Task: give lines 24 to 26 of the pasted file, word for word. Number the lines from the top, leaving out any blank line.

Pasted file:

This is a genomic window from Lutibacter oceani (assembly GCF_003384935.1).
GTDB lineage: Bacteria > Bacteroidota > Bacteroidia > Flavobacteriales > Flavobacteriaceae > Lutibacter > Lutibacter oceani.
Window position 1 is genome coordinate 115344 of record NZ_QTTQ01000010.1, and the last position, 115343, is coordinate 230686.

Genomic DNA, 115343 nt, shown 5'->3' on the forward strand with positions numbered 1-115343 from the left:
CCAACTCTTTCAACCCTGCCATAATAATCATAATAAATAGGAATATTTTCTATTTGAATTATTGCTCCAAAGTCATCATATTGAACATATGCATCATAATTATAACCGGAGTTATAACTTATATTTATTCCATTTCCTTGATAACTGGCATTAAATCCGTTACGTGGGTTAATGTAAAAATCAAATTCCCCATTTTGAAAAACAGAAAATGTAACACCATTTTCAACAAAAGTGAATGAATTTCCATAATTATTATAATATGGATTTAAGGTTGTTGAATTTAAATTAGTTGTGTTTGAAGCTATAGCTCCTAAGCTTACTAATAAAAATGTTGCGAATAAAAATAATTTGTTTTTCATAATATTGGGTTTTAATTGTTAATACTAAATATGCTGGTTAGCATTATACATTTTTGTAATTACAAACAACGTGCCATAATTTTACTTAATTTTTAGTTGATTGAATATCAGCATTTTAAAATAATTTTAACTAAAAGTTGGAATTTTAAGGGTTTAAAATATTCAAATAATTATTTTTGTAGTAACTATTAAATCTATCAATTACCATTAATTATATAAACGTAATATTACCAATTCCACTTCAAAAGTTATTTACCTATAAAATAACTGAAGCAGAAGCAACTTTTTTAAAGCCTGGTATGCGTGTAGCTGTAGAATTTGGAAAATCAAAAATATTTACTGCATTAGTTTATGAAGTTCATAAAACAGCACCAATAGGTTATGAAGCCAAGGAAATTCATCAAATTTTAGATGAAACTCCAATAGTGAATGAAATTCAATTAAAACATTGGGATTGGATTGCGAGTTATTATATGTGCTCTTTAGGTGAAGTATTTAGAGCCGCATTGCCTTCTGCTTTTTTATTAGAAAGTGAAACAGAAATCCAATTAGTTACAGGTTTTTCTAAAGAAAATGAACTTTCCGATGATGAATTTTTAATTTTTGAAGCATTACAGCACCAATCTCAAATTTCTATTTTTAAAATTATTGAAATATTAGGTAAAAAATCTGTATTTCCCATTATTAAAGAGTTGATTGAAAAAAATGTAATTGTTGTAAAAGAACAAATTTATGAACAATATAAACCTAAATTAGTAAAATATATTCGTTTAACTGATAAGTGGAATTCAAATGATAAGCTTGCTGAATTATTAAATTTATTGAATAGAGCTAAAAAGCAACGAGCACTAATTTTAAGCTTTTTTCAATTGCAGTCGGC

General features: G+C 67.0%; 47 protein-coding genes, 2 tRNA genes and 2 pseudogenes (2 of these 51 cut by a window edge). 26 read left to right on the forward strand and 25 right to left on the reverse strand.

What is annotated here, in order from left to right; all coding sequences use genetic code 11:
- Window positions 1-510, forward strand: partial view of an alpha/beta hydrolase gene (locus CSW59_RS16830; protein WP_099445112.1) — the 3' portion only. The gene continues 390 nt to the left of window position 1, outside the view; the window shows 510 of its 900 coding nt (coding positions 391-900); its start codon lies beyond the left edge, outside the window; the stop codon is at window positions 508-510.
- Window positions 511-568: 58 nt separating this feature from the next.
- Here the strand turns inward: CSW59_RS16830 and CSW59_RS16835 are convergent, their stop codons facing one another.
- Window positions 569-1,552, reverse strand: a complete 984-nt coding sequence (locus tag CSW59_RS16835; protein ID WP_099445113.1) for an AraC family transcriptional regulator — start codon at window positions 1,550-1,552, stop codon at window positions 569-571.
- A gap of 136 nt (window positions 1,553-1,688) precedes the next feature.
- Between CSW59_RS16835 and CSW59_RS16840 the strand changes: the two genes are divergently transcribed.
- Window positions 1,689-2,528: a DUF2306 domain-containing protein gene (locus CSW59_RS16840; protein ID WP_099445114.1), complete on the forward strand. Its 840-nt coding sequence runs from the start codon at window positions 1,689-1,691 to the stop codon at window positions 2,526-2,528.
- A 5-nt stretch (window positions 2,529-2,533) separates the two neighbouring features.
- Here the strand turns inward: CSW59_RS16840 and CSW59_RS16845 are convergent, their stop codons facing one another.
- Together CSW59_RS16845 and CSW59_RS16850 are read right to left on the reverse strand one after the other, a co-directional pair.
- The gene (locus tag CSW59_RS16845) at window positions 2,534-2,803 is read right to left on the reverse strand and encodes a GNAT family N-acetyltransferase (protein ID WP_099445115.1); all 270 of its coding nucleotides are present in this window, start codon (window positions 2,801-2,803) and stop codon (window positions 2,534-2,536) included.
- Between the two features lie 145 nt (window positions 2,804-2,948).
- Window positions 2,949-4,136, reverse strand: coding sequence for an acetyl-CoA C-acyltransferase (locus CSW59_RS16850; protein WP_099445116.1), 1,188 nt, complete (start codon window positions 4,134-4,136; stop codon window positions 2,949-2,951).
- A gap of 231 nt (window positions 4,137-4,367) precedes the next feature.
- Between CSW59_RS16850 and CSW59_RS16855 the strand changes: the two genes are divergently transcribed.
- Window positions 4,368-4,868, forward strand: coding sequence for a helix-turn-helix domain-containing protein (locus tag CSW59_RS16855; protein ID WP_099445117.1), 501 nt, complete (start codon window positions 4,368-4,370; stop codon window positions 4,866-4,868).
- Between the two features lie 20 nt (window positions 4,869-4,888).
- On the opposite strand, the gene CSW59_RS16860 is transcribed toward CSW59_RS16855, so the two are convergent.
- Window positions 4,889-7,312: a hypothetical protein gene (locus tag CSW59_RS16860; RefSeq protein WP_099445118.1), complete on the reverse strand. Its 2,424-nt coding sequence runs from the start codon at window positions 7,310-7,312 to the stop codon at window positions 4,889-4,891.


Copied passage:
- Between the two features lie 20 nt (window positions 4,869-4,888).
- On the opposite strand, the gene CSW59_RS16860 is transcribed toward CSW59_RS16855, so the two are convergent.
- Window positions 4,889-7,312: a hypothetical protein gene (locus tag CSW59_RS16860; RefSeq protein WP_099445118.1), complete on the reverse strand. Its 2,424-nt coding sequence runs from the start codon at window positions 7,310-7,312 to the stop codon at window positions 4,889-4,891.